2005 manatee counts in: Less sea cows, or poor counting?
Manatee census counts have been completed for 2006 and, if you can imagine a sea cow cat fight, something similar to that event has indeed evolved regarding the totals.
The Florida Fish and Wildlife Conservation Commission's annual census of the endangered - or is it threatened this week? - manatees came up with 3,116 marine mammals in Florida. The count is what the agency calls a "synoptic" survey, which "provide researchers a minimum number of manatees in Florida waters. In addition, the surveys provide a snapshot of manatee distribution around the state. The survey results are not used directly to evaluate the manatee population."
But the various groups arguing for or against manatee protection or deregulation are using the numbers to vent. Loudly.
Pro-manatee protection advocates state that the numbers are down from previous years, deaths from red tide and boat strikes are up into alarming numbers, and the endangered status should be maintained at the very least.
The marine mammals must be further protected, in other words.
No-need-to-protect-manatee folks state that the count is bogus and should not be considered as anything more than a snapshot of what's out there in manatee land: Everyone knows there are at least 3,600 manatees, more than enough to maintain the critters in a sustainable population base.
No need to protect the marine mammals any more, in other words.
OK, so here's the skinny on the count. There's a bunch of gals and guys in airplanes that go up one day, fly along the shore, and basically count what they think are manatees in places where manatees usually hang out.
The day of the count is usually calm, clear, good water quality, bright sunny skies.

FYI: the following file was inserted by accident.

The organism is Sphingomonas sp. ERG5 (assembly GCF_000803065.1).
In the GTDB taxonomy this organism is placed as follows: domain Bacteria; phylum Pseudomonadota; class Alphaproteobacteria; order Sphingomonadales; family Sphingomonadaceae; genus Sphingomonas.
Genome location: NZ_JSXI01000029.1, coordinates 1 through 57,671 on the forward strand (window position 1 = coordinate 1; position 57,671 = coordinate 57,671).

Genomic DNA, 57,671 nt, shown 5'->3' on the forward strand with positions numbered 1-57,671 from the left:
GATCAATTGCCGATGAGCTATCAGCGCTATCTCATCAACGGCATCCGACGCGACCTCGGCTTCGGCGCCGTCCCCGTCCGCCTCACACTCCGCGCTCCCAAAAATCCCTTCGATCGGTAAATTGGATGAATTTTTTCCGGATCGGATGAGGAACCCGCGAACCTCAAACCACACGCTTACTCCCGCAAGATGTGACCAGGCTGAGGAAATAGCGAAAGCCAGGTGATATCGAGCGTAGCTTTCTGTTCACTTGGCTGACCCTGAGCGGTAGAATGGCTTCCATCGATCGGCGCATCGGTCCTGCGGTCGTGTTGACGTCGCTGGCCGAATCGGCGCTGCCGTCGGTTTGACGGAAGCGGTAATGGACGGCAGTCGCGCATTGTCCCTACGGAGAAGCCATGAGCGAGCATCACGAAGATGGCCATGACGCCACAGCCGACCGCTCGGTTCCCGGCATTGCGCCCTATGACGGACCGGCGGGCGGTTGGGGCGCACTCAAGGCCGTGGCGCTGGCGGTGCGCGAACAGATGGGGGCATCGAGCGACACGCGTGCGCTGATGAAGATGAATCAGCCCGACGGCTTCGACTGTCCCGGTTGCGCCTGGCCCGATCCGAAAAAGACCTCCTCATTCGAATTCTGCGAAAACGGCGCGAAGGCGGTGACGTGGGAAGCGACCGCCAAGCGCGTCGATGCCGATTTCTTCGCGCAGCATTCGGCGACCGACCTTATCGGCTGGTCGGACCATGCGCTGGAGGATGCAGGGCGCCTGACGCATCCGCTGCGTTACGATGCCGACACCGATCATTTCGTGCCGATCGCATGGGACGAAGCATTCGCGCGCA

The counters, one would hope, are experienced in differentiating between manatees and logs, the sun isn't in anybody's eyes, and there isn't any chop in the water to mess up the count.
But the counts are not an accurate census of manatees, as all the pro- and con-manatee folks readily admit. Hey, there's a sun flare, you miss a pod of 20 manatees, multiplied by all the planes out there, you've got a serious oopsie.
Probably more to the point in the whole manatee issue is the fact that 396 recorded deaths last year, 81 from red tide, 80 from boat-sea cow interactions.
And there are reports that 60 have died so far this year, and we're barely into March.
Maybe the 3,116 number, and not the estimated 3,600 figure, is more accurate? And how many will we count next year?
Egmont, Passage keys plans begin
If you've got a thought about what should be done to preserve and protect Passage and/or Egmont Key, now's the time to put forth your thoughts.
Comprehensive conservation plans for those islands north of Anna Maria Island are being solicited by the feds, in a 15-year cycle to upgrade the guidelines for the refuges. Public comment is being solicited through April 1, based in part on public comment gleaned from some public hearings in February.
"The Pinellas Refuges, Egmont Key, and Passage Key, were created for the benefit of nesting and resting birds," according to the basic U.S. Fish and Wildlife Service dictates. New thoughts include:
Acquire submerged land leases around refuges, especially Egmont, to give refuge law enforcement authority to stop "visitors" who may be getting too close to sensitive closed bird areas. This means that visitors now can walk right up to the shoreline on Egmont or Little Bird where birds are nesting a few feet away and officers cannot issue a citation if needed.
Erosion issues on Egmont, Passage and some of the Pinellas Refuges: